ERP-Distribution

Retail

Supply Change Management

Transportation Management System

Warehouse Management System


Download the full copy of the TEC ERP-Distribution Buyer’s Guide for the Mid-market.


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Inventory Management and Accounting Conundrum


The challenges of inventory management and the notion of inventory as a “necessary evil” (or the “asset versus liability” dilemma) have long been haunting operations and financial and accounting managers. It is a well-known fact that managing inventory risk is about managing the cost of maintaining unnecessarily high levels of inventory against the risk of running out of stock at a crucial moment of truth when a customer actually wants something. In a variety of aspects, inventory management is at the heart of the supply chain management (SCM) realm. Supply chain organizations are responsible for all the processes from sales and operations planning to customer fulfillment, inventory optimization, and new product delivery and introduction—all of which involve the planning and movement of inventory. Profit margins are also directly proportional to operational excellence in each of the above processes.
While cherished by material management folks as supply chain “grease,” inventory is not that beloved by financial managers.

The motto “time is money” certainly holds true when it comes to inventory valuation. Well, maybe in a reverse (negative) manner, because typically neglected in the continuous battle for executives’ focus and priority is the management of at-risk, aging inventory—be it excess active, obsolete, returns, or refurbished inventory. Some refer to these items as “slobs,” which stands for “slow moving and obsolete” ones. In other words, most companies in the sectors of high-tech, consumer electronics, retail, and consumer packaged goods (CPG) are focused on new product introductions. Given that everybody is most excited in the early stages of product life cycles (that is, devising and delivering the brand new, “coolest” products), much less attention is paid to the languishing, “totally so not cool” older product lines, with millions of accompanying inventory asset recovery dollars slipping away annually as a consequence.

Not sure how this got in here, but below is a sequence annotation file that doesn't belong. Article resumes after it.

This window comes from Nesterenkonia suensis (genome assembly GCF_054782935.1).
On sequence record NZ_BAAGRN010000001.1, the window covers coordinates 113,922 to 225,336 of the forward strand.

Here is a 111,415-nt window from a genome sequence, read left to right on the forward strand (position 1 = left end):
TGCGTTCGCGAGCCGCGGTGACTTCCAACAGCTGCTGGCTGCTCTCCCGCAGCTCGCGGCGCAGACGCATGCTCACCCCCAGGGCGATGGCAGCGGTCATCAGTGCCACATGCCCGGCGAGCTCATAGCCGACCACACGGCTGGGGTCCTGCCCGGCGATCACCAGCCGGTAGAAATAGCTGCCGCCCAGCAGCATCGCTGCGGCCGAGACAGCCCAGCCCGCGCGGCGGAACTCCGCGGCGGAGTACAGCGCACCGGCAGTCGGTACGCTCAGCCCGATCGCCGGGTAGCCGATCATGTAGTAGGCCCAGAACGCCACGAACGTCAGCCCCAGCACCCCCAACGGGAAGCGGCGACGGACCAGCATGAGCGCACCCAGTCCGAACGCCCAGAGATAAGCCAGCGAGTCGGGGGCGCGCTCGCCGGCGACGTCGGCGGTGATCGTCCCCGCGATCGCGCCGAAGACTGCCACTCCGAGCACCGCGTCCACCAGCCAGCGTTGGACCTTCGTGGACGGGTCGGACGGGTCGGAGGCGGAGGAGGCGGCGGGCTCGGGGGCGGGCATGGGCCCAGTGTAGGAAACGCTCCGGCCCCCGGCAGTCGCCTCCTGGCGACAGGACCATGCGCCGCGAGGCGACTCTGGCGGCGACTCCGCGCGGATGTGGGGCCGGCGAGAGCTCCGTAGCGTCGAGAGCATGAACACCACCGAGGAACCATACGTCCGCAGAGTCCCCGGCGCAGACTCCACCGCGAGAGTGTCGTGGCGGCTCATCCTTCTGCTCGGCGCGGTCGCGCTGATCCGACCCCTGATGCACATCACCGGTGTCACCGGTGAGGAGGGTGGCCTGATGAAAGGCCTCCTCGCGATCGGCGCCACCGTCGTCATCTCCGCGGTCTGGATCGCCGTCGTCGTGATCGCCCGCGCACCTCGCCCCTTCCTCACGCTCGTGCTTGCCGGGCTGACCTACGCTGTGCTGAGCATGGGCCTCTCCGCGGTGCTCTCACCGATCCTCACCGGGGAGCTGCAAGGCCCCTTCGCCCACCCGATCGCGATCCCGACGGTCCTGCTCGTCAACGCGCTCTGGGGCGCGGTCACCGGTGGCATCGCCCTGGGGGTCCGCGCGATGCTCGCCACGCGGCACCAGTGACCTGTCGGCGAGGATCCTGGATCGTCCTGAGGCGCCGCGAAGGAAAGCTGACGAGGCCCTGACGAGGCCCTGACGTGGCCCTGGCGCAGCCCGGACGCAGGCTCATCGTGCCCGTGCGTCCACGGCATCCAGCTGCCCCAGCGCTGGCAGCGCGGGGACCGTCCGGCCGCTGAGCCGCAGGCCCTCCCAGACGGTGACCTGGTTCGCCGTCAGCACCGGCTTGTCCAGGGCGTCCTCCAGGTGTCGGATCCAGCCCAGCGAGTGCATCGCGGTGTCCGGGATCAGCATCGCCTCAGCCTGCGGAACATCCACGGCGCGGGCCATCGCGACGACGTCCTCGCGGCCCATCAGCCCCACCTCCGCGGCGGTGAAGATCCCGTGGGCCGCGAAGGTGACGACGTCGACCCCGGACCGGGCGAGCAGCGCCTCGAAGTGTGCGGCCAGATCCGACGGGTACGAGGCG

Excess inventory, which ties up working capital and whose value is declining by the day, does not necessarily come from new product introductions only. Nowadays the manufacture of most goods is largely carried out in the Far East, which comes with a nominal item price advantage, but also with many potential downsides. In addition to the inevitable quality, communication, and cultural issues, manufacturing product in such lower cost, remote locations means a sizeable lead time increase, as the goods will need to be transported from the Far East back to the company’s warehouse. This in turn means that a planner will have to forecast the demand before placing an order with a remote supplier far away.

Download the full copy of the TEC ERP-Distribution Buyer’s Guide for the Mid-market.

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Social Media and Customer Experience Feedback


Twitter, Facebook, LinkedIn, and blogs are just a few Internet services that make up the new growing digital world called social media. Many companies have seen the influence these new sites can have on their organizations for both good and bad. All companies should ask themselves, "How can we tap into the power of this new method of communication to improve our business and the experiences we provide our customers?"

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BI State of the Market Report


IT departments rarely know as much about a business as the business people themselves. But business people rarely take action on numbers alone: they share the information with others, soliciting their feedback and performing external research before taking action. Business users still depend on IT to deliver answers related to the information that they receive. Business intelligence (BI) 2.0—also known as collaborative BI—uses the collective intelligence of the user community to enrich existing information. Learn how business intelligence (BI) 2.0 is helping business users create and modify their own reports, share and enrich information, and provide feedback to each other and to information producers.

When the community helps itself, information is turned into actionable information more quickly than when using purely “traditional” methods of community support, such as meetings, phone calls, and e-mail. And when actions are taken more quickly, the entire organization becomes more nimble and ultimately more competitive. This overview discusses how BI 2.0 can provide real benefits within your organization and what product features to look for in a BI solution in order to realize those benefits.